Dawn of Various Formats – “…Almost 21 years after its debut, Video 48 has proven its mettle. While local rental shops have come and gone, the shop has witnessed the dawn of various formats: Betamax, VHS, laser disc, VCD, and DVD. Some have thrust into oblivion, but surprisingly, these formats share a roof in Video 48. Though the influx of cable television and piracy somehow challenged Video 48’s success, Mr. Santos has managed to keep things exciting. “Sometimes I have to add some interesting titles to my existing inventory, like art films, operas, documentaries. I now sell movie posters, magazines, movie memorabilia, movie related toys and action figures to complement my existing business,” he says. Notwithstanding, the minor changes in the shop, it still looks like an old school video shack— the kind that people flock to for weekend movie marathons. There is recognizable delight in combing the familiar-looking aisles for remarkable titles. Perhaps that’s what kept Video 48 rolling all these years, nostalgia.” – Kristy Ann Texon, Sidetrip Tarvel magazine!, July – October 2009 (READ MORE)

Film is Life – “…Way before YouTube and pirated DVDs, there were video stores that provided the common person’s movie needs. Video 48 was and continues to be one of them. Founded by Simon Santos in 1988, it became home to hundreds of films in different media through the decades— from betamax and VHS tapes, laser discs (yes, they still exist), VCDs, and DVDs. In the mood for a James Dean’s bad boy marathon or maybe some Kurosawa/Hitchcock/Bergman classics? How about a taste of local films starring FPJ and Dolphy from the 70s? Video 48’s extensive line-up of hard-to-find films has attracted a myriad of excellent directors like the late Lino Brocka and Ishmael Bernal, writers Nick Joaquin and Pete Lacaba. Toys adorn the white walls and wooden shelves as much as posters. A life-sized model of Master Yoda even takes the space at the store’s entrance, as if inviting passers-by to come inside and join the Force. Because as Simon has proven, watching films is more than just a fun activity you do to get away from real life. It is life…” – Nante Santamaria, Status Magazine, March 2010 (READ MORE)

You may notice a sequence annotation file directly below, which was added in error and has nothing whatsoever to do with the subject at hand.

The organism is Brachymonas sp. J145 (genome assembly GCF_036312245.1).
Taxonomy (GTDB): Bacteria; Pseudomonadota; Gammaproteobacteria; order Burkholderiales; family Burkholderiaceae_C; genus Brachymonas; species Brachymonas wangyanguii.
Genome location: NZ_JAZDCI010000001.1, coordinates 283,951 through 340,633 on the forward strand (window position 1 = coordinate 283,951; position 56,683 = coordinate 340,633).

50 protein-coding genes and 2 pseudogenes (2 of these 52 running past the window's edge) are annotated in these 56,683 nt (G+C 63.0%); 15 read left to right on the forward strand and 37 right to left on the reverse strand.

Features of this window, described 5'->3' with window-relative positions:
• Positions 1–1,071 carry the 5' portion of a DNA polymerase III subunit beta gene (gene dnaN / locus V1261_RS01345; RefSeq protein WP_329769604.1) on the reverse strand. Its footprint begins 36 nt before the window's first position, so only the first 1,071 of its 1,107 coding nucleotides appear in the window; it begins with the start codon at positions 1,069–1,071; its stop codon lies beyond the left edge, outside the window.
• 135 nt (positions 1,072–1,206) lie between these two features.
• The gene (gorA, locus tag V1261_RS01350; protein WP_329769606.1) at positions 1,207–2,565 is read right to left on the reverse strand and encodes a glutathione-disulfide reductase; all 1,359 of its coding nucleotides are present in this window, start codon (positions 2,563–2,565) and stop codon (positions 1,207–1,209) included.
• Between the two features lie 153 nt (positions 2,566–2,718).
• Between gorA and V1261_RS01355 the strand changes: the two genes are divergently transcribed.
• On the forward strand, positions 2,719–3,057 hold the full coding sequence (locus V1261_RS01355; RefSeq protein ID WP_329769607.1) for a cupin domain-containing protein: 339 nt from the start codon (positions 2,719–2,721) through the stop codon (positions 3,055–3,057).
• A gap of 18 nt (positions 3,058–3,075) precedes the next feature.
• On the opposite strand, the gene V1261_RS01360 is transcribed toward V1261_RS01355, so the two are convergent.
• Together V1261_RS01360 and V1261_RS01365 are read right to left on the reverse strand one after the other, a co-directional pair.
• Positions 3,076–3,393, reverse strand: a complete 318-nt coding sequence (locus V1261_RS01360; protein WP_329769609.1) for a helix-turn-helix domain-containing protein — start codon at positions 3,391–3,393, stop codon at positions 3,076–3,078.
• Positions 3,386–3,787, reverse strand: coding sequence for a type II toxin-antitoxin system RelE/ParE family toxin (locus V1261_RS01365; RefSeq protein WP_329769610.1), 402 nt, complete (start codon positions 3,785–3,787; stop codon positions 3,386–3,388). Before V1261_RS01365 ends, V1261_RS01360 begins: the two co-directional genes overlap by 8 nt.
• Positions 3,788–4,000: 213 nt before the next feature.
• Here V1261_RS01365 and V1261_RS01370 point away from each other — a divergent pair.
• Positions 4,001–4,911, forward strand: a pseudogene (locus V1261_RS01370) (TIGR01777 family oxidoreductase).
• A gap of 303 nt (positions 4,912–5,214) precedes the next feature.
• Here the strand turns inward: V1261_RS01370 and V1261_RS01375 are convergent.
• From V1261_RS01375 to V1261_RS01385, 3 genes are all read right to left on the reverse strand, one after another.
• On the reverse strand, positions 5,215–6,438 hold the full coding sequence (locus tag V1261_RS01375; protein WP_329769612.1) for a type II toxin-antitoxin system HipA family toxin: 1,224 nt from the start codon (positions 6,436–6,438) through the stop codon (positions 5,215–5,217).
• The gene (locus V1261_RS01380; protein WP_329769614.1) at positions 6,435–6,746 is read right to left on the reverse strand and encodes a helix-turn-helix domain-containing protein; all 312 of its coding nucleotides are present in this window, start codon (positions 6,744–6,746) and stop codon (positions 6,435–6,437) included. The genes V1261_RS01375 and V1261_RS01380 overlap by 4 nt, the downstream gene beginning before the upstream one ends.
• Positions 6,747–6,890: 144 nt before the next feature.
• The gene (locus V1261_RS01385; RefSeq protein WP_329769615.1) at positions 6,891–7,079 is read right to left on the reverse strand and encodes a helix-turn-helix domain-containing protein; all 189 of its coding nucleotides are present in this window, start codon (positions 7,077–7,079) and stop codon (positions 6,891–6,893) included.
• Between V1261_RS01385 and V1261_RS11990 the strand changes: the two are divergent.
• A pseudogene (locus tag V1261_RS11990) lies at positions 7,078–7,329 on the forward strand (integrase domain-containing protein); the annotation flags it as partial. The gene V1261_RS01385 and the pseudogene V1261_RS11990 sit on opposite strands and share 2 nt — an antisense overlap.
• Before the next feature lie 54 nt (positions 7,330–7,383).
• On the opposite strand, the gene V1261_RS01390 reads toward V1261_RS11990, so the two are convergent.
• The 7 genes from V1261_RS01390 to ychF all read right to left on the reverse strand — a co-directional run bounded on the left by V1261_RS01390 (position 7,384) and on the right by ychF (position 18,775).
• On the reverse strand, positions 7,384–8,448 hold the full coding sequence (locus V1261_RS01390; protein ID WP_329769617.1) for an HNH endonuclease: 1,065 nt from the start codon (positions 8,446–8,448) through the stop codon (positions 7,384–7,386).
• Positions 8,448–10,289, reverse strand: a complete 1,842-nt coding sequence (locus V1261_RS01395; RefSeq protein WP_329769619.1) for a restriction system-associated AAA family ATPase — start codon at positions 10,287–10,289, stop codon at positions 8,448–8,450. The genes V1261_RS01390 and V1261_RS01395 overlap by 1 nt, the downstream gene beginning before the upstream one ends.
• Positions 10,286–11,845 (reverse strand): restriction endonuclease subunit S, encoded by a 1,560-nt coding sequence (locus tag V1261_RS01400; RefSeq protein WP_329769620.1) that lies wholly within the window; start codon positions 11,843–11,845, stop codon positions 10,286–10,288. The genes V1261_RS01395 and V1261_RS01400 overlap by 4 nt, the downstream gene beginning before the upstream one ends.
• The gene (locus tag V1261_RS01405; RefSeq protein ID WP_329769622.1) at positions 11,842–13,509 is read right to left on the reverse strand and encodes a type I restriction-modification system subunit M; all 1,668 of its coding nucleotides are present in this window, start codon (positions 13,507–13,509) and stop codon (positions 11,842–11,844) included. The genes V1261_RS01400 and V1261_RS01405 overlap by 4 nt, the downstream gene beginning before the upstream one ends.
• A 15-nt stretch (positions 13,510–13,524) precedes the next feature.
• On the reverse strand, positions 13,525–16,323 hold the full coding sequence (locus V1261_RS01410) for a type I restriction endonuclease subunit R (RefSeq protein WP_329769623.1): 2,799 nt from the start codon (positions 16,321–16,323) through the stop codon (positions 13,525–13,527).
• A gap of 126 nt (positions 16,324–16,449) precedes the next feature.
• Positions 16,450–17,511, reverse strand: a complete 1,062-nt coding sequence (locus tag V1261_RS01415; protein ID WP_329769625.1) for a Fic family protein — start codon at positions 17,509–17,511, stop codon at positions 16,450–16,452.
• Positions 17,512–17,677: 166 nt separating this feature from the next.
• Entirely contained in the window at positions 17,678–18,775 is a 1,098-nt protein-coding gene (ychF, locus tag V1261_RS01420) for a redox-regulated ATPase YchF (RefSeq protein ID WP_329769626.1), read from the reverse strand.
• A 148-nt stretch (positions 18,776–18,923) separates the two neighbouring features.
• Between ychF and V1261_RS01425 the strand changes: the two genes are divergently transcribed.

FPJ Fanatic – “…Simon’s main reason for putting up Video48 back in October 19, 1988 involved his need to support his family and to end his dependence on his parent’s business. Having a strong interest in movies, he decided that a video rental store would hit two birds with one stone; it would fulfill his family’s everyday expenses, as well as his own appetite for cinema. “I had a seven year old and a nine year old daughter that time, and Betamaz was all the rave. So I decided to put up Video48,” he said. “At the same time, I also like what I do.”…I grew up during the 60’s, during the time of FPJ (Fernando Poe Jr), Joseph Estrada and Jess Lapid,” he said, “Brocka and Bernal also started during the 60’s.”…Video48’s clientele is usually comprised of film enthusiast who, like Simon grew up during the time when the internet was still nonexistent and FPJ, Estrada and Dolphy (Rodolfo Quizon) ruled the cinemas. As proof, Simon (a self-confessed FPJ fanatic) even posted autographs he had collected over the years of his favorite movie actors, the most prominent of which is FPJ’s on the door of Video48. “Maraming nagpupunta sa akin, lalo na ‘yong mga balikbayan na naghahanap ng lumang pelikula ni FPJ, Joseph Estrada at Dolphy. Added revenue ‘yon sa part ko. Nakakatuwa na nakakagenerate siya ng income para sa akin,” he said…However, Video48 is not without its struggles: “Nung 1990s nagkaroon ng Cable TV kaya medyo bumagsak iyong video industry noong time na ‘yon.” The spread of piracy in the country has also taken toll. “Biro mo nagbabayad ka ng license at bumibili ng original 350 person ang isa tapos paparenta mo lang ng 30 pesos. Ilang beses mo ipapa-rent ‘yun? 10 times bago ka kumita. Pero kapag pirated, 30 pesos lang para mabili mo ‘yong pelikula.” Simon said…”Gusto ko talaga ang ginagawa ko dahil worth it naman. Hindi ka naman magsusucceed sa ginagawa mo pag di mo gusto…” – Raydon Reyes, Photo: Katrina Lucano Fudge Magazine, August 2008 (READ MORE)

Related Links
* What They Say About Video 48
* On Video 48
* Vilma Santos postings